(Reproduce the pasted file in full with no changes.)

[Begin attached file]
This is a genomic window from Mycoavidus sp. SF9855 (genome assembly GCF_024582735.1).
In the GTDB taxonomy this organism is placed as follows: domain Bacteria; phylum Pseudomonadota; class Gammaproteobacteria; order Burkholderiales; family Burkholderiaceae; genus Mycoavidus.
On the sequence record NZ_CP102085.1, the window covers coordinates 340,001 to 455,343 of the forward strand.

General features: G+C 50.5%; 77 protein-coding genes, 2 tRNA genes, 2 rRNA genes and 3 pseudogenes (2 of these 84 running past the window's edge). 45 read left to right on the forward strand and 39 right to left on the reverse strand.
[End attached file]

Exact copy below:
This is a genomic window from Mycoavidus sp. SF9855 (genome assembly GCF_024582735.1).
In the GTDB taxonomy this organism is placed as follows: domain Bacteria; phylum Pseudomonadota; class Gammaproteobacteria; order Burkholderiales; family Burkholderiaceae; genus Mycoavidus.
On the sequence record NZ_CP102085.1, the window covers coordinates 340,001 to 455,343 of the forward strand.

General features: G+C 50.5%; 77 protein-coding genes, 2 tRNA genes, 2 rRNA genes and 3 pseudogenes (2 of these 84 running past the window's edge). 45 read left to right on the forward strand and 39 right to left on the reverse strand.